Imagine matter packed so densely that nothing can escape.
Not a moon, not a planet and not even light.
That’s what black holes are.
Below we have 7 facts about black holes — just a few tidbits about these fascinating objects.
Fact 1: You can’t directly see a black hole.
Because a black hole is indeed “black”, it’s impossible for us to sense the hole directly through our instruments.
The key is to look at the hole’s effectson the nearby environment, points out NASA.
Say a star happens to get too close to the black hole, for example.
The black hole naturally pulls on the star and rips it to shreds.
Fact 2: Look out! Our Milky Way likely has a black hole.
A natural next question is given how dangerous a black hole is, is Earth in any imminent danger of getting swallowed?
The answer is no, astronomers say, although there is probably a huge supermassive black hole lurking in the middle of our galaxy. Luckily, we’re nowhere near this monster.
Fact 3: Dying stars create stellar black holes.
Say you have a star that’s about 20 times more massive than the Sun.
When those monsters run out of fuel, gravity will overwhelm the natural pressure the star maintains to keep its shape stable.
In this process, gravity violently overwhelms and collapses the core and other layers are flung into space.
This is called a supernova that is known as a black hole.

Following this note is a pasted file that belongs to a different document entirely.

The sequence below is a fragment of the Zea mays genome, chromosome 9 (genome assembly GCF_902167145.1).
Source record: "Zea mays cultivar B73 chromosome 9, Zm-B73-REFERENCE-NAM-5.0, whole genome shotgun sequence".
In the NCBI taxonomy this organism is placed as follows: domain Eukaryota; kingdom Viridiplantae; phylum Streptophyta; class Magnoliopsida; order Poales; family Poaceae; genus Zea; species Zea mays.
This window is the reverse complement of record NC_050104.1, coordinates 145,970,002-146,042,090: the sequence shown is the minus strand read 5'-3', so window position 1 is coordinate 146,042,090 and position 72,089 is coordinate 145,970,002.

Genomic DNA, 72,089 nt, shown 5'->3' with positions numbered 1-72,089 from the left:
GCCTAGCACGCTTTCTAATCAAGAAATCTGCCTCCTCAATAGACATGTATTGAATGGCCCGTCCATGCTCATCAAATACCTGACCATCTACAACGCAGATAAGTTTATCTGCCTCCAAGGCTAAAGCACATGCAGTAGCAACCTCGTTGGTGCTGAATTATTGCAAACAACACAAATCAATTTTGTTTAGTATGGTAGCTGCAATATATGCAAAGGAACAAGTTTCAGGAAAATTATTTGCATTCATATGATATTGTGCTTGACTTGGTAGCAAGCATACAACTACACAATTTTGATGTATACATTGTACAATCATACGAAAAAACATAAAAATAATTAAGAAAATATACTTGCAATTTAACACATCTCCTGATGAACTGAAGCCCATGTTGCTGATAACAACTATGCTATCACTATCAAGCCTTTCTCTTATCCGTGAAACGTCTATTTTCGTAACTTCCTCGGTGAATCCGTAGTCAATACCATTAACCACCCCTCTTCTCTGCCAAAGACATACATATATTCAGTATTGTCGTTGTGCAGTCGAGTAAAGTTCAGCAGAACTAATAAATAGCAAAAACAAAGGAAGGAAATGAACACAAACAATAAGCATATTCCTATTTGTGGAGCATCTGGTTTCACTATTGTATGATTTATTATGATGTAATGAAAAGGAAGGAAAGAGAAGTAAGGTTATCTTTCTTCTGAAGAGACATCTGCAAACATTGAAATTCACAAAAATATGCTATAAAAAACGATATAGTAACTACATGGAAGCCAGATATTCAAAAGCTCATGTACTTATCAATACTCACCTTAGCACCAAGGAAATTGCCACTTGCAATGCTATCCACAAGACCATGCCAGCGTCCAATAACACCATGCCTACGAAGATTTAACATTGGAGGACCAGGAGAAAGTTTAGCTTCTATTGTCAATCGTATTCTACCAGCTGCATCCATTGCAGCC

Fact 4: Black holes come in a range of sizes.
There are at least three types of black holes.
Primordial black holes are the smallest kinds,
and range in size from one atom’s size to a mountain’s mass.
Stellar black holes, the most common type, are up to 20 times more massive than our own Sun and are likely sprinkled in the dozens within the Milky Way.
And then there are the gargantuan ones in the centers of galaxies, called “supermassive black holes.”
They’re each more than one million times more massive than the Sun.
Fact 5: The nearest black hole is likely not 1,600 light-years away.
An erroneous measurement of V4641 Sagitarii led to a slew of news reports a few years back saying that the nearest black hole to Earth is astoundingly close, just 1,600 light-years away.
Further research, however, shows that the black hole is likely further away than that.
Fact 6: Black holes are only dangerous if you get too close.
Like creatures behind a cage, it’s okay to observe a black hole if you stay away from its event horizon. This zone is the point of no return, when you’re too close for any hope of rescue.
But you can safely observe the black hole from outside of this arena.
By extension, this means it’s likely impossible for a black hole to swallow up everything in the Universe.
Fact 7: Black holes are used all the time in science fiction.
There are so many films and movies using black holes, for example, that it’s impossible to list them all.. Interstellar‘s journeys through the universe includes a close-up look at a black hole.
Black holes are also talked about in Battlestar: Galactica, Stargate: SG1and many, many other space shows.